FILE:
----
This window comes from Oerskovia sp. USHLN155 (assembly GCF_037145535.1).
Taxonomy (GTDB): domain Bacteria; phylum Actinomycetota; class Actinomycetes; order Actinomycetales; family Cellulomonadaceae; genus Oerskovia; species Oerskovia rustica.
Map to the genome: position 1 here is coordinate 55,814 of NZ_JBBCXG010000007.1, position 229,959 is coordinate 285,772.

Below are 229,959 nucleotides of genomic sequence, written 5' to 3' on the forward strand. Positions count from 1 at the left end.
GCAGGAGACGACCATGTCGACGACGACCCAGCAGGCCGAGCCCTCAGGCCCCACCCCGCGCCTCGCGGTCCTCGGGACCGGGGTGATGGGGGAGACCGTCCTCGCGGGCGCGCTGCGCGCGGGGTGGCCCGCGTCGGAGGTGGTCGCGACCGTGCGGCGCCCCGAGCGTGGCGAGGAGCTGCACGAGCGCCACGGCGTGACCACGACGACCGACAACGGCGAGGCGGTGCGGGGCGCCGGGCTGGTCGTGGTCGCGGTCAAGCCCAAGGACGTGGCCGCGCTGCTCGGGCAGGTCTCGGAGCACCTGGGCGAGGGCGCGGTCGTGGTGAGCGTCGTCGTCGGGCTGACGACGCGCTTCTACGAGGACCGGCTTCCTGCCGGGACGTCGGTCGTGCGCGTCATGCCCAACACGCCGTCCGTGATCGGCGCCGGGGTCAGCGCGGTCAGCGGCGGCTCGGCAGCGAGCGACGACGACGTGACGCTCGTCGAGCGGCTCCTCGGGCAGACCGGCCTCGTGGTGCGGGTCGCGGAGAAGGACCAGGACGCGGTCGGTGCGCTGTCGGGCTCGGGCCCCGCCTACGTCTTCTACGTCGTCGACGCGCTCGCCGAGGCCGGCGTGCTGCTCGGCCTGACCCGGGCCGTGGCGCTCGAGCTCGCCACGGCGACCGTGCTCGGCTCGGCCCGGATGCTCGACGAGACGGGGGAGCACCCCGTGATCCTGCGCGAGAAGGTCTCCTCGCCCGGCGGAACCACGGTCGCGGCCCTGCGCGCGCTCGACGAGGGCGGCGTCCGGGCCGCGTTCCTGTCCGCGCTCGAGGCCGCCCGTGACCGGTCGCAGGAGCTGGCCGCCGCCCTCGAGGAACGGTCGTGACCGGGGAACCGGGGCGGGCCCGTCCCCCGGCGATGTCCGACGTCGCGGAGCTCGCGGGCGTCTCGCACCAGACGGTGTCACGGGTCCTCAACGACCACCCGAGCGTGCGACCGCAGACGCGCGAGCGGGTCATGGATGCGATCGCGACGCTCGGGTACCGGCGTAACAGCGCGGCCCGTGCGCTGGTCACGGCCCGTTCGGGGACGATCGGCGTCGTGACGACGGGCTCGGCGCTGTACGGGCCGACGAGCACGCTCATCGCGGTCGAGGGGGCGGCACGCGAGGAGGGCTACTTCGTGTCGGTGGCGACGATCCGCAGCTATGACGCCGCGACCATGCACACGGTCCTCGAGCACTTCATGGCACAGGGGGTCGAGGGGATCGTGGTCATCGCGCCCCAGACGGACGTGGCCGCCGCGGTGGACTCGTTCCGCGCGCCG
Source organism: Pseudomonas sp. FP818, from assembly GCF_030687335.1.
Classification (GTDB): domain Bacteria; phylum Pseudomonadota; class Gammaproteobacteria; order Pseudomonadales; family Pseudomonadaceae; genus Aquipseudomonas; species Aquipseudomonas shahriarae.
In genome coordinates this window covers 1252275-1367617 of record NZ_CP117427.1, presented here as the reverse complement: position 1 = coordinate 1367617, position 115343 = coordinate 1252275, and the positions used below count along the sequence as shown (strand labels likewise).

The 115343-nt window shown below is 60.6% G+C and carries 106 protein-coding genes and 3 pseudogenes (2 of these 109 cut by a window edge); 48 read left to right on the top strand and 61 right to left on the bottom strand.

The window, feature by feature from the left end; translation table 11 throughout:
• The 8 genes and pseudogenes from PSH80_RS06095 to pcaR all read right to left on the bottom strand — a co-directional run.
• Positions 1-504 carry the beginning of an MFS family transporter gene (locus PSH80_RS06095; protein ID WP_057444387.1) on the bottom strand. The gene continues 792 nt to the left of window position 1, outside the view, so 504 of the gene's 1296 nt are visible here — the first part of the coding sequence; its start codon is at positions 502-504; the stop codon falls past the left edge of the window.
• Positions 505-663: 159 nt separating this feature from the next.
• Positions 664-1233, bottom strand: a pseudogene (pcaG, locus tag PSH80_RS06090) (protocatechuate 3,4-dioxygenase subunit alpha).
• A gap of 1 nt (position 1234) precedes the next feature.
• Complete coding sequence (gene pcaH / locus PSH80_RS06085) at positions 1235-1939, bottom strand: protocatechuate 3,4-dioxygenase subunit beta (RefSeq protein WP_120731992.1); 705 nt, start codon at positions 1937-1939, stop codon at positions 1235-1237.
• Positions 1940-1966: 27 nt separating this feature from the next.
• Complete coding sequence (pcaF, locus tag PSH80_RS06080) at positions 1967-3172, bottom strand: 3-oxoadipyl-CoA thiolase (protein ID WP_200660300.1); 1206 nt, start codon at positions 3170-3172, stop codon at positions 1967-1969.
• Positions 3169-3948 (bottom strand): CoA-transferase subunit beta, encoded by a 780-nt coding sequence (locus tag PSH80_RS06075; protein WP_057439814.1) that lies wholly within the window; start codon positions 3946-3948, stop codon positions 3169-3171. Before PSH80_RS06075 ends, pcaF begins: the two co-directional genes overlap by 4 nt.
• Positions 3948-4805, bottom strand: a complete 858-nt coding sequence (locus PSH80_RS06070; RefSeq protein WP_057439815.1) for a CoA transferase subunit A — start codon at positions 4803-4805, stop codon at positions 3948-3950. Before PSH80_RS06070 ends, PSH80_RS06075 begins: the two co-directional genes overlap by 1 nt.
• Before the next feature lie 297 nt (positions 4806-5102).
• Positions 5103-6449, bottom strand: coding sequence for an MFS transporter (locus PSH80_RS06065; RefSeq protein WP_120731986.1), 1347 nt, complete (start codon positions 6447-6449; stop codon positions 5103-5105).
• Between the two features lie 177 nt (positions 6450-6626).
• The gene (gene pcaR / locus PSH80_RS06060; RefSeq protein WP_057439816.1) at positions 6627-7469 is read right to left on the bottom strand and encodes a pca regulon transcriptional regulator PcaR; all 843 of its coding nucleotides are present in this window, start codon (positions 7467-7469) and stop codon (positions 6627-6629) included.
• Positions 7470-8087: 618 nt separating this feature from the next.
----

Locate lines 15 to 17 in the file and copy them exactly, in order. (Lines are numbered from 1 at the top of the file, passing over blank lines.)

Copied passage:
• A gap of 1 nt (position 1234) precedes the next feature.
• Complete coding sequence (gene pcaH / locus PSH80_RS06085) at positions 1235-1939, bottom strand: protocatechuate 3,4-dioxygenase subunit beta (RefSeq protein WP_120731992.1); 705 nt, start codon at positions 1937-1939, stop codon at positions 1235-1237.
• Positions 1940-1966: 27 nt separating this feature from the next.